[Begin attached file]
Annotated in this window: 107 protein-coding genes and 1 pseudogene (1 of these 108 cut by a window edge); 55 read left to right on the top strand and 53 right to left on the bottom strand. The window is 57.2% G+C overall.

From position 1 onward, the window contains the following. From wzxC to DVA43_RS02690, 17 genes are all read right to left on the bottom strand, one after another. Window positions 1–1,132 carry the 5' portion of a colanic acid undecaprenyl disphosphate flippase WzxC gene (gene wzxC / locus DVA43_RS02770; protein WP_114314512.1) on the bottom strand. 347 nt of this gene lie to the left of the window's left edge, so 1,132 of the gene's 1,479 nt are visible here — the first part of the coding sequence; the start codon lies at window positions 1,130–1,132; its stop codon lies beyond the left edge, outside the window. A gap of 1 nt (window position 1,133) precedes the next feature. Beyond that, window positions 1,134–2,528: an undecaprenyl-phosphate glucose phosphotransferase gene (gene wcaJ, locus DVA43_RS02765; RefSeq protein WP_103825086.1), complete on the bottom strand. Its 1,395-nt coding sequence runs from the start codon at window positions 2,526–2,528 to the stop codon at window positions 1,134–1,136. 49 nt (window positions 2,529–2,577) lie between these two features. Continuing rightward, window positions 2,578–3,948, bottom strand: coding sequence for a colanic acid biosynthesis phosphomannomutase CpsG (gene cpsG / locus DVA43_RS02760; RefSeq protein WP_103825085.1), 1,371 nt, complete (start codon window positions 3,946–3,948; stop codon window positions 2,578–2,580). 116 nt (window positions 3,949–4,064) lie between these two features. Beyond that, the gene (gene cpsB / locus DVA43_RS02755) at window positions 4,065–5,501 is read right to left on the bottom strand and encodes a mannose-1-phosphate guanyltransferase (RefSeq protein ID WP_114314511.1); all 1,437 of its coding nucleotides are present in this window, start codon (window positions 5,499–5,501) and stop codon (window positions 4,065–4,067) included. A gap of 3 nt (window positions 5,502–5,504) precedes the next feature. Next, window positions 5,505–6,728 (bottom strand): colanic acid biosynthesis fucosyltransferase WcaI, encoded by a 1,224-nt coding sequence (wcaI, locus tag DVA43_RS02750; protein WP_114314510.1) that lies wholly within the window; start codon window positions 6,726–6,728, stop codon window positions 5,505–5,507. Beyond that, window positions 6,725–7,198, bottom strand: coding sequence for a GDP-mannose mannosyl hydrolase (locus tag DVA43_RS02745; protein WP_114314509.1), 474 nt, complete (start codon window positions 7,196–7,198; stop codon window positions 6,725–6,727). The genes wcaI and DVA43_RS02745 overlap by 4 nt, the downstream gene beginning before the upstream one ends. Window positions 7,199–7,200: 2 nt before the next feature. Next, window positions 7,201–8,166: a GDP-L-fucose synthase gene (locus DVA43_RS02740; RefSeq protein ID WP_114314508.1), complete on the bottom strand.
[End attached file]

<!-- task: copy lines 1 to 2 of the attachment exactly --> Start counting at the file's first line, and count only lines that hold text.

Annotated in this window: 107 protein-coding genes and 1 pseudogene (1 of these 108 cut by a window edge); 55 read left to right on the top strand and 53 right to left on the bottom strand. The window is 57.2% G+C overall.

From position 1 onward, the window contains the following. From wzxC to DVA43_RS02690, 17 genes are all read right to left on the bottom strand, one after another. Window positions 1–1,132 carry the 5' portion of a colanic acid undecaprenyl disphosphate flippase WzxC gene (gene wzxC / locus DVA43_RS02770; protein WP_114314512.1) on the bottom strand. 347 nt of this gene lie to the left of the window's left edge, so 1,132 of the gene's 1,479 nt are visible here — the first part of the coding sequence; the start codon lies at window positions 1,130–1,132; its stop codon lies beyond the left edge, outside the window. A gap of 1 nt (window position 1,133) precedes the next feature. Beyond that, window positions 1,134–2,528: an undecaprenyl-phosphate glucose phosphotransferase gene (gene wcaJ, locus DVA43_RS02765; RefSeq protein WP_103825086.1), complete on the bottom strand. Its 1,395-nt coding sequence runs from the start codon at window positions 2,526–2,528 to the stop codon at window positions 1,134–1,136. 49 nt (window positions 2,529–2,577) lie between these two features. Continuing rightward, window positions 2,578–3,948, bottom strand: coding sequence for a colanic acid biosynthesis phosphomannomutase CpsG (gene cpsG / locus DVA43_RS02760; RefSeq protein WP_103825085.1), 1,371 nt, complete (start codon window positions 3,946–3,948; stop codon window positions 2,578–2,580). 116 nt (window positions 3,949–4,064) lie between these two features. Beyond that, the gene (gene cpsB / locus DVA43_RS02755) at window positions 4,065–5,501 is read right to left on the bottom strand and encodes a mannose-1-phosphate guanyltransferase (RefSeq protein ID WP_114314511.1); all 1,437 of its coding nucleotides are present in this window, start codon (window positions 5,499–5,501) and stop codon (window positions 4,065–4,067) included. A gap of 3 nt (window positions 5,502–5,504) precedes the next feature. Next, window positions 5,505–6,728 (bottom strand): colanic acid biosynthesis fucosyltransferase WcaI, encoded by a 1,224-nt coding sequence (wcaI, locus tag DVA43_RS02750; protein WP_114314510.1) that lies wholly within the window; start codon window positions 6,726–6,728, stop codon window positions 5,505–5,507. Beyond that, window positions 6,725–7,198, bottom strand: coding sequence for a GDP-mannose mannosyl hydrolase (locus tag DVA43_RS02745; protein WP_114314509.1), 474 nt, complete (start codon window positions 7,196–7,198; stop codon window positions 6,725–6,727). The genes wcaI and DVA43_RS02745 overlap by 4 nt, the downstream gene beginning before the upstream one ends. Window positions 7,199–7,200: 2 nt before the next feature. Next, window positions 7,201–8,166: a GDP-L-fucose synthase gene (locus DVA43_RS02740; RefSeq protein ID WP_114314508.1), complete on the bottom strand.